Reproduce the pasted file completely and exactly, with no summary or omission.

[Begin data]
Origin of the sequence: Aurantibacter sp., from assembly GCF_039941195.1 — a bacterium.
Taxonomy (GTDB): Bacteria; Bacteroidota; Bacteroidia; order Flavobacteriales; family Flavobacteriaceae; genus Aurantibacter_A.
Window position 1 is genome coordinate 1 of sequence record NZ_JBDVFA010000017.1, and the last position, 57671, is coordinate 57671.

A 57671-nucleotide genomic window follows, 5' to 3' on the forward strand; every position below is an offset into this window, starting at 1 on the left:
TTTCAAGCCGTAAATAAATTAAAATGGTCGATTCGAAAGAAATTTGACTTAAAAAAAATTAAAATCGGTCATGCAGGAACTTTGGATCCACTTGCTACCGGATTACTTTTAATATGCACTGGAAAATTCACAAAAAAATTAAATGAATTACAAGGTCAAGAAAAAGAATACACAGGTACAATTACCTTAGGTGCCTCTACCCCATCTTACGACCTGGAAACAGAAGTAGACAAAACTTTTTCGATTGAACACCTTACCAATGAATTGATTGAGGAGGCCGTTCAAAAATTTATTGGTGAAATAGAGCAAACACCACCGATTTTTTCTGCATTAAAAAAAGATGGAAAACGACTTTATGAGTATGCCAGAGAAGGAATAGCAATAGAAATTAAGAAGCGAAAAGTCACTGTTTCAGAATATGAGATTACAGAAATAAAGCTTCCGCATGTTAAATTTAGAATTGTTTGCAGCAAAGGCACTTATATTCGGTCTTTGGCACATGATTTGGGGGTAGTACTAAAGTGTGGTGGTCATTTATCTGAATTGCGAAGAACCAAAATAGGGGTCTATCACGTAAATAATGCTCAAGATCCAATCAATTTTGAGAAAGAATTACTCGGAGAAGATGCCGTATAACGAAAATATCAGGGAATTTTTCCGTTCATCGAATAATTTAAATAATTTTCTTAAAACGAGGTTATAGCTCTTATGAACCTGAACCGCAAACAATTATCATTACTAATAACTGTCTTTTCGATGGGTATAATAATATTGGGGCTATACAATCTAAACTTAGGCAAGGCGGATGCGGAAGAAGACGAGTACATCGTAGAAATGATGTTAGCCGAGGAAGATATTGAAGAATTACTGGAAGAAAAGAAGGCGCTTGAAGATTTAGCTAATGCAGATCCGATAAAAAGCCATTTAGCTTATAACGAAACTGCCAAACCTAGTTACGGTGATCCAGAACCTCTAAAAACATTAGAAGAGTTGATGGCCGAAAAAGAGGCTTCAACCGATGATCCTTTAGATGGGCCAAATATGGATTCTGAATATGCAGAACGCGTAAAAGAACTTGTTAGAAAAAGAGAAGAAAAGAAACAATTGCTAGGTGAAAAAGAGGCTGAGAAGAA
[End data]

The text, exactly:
Origin of the sequence: Aurantibacter sp., from assembly GCF_039941195.1 — a bacterium.
Taxonomy (GTDB): Bacteria; Bacteroidota; Bacteroidia; order Flavobacteriales; family Flavobacteriaceae; genus Aurantibacter_A.
Window position 1 is genome coordinate 1 of sequence record NZ_JBDVFA010000017.1, and the last position, 57671, is coordinate 57671.

A 57671-nucleotide genomic window follows, 5' to 3' on the forward strand; every position below is an offset into this window, starting at 1 on the left:
TTTCAAGCCGTAAATAAATTAAAATGGTCGATTCGAAAGAAATTTGACTTAAAAAAAATTAAAATCGGTCATGCAGGAACTTTGGATCCACTTGCTACCGGATTACTTTTAATATGCACTGGAAAATTCACAAAAAAATTAAATGAATTACAAGGTCAAGAAAAAGAATACACAGGTACAATTACCTTAGGTGCCTCTACCCCATCTTACGACCTGGAAACAGAAGTAGACAAAACTTTTTCGATTGAACACCTTACCAATGAATTGATTGAGGAGGCCGTTCAAAAATTTATTGGTGAAATAGAGCAAACACCACCGATTTTTTCTGCATTAAAAAAAGATGGAAAACGACTTTATGAGTATGCCAGAGAAGGAATAGCAATAGAAATTAAGAAGCGAAAAGTCACTGTTTCAGAATATGAGATTACAGAAATAAAGCTTCCGCATGTTAAATTTAGAATTGTTTGCAGCAAAGGCACTTATATTCGGTCTTTGGCACATGATTTGGGGGTAGTACTAAAGTGTGGTGGTCATTTATCTGAATTGCGAAGAACCAAAATAGGGGTCTATCACGTAAATAATGCTCAAGATCCAATCAATTTTGAGAAAGAATTACTCGGAGAAGATGCCGTATAACGAAAATATCAGGGAATTTTTCCGTTCATCGAATAATTTAAATAATTTTCTTAAAACGAGGTTATAGCTCTTATGAACCTGAACCGCAAACAATTATCATTACTAATAACTGTCTTTTCGATGGGTATAATAATATTGGGGCTATACAATCTAAACTTAGGCAAGGCGGATGCGGAAGAAGACGAGTACATCGTAGAAATGATGTTAGCCGAGGAAGATATTGAAGAATTACTGGAAGAAAAGAAGGCGCTTGAAGATTTAGCTAATGCAGATCCGATAAAAAGCCATTTAGCTTATAACGAAACTGCCAAACCTAGTTACGGTGATCCAGAACCTCTAAAAACATTAGAAGAGTTGATGGCCGAAAAAGAGGCTTCAACCGATGATCCTTTAGATGGGCCAAATATGGATTCTGAATATGCAGAACGCGTAAAAGAACTTGTTAGAAAAAGAGAAGAAAAGAAACAATTGCTAGGTGAAAAAGAGGCTGAGAAGAA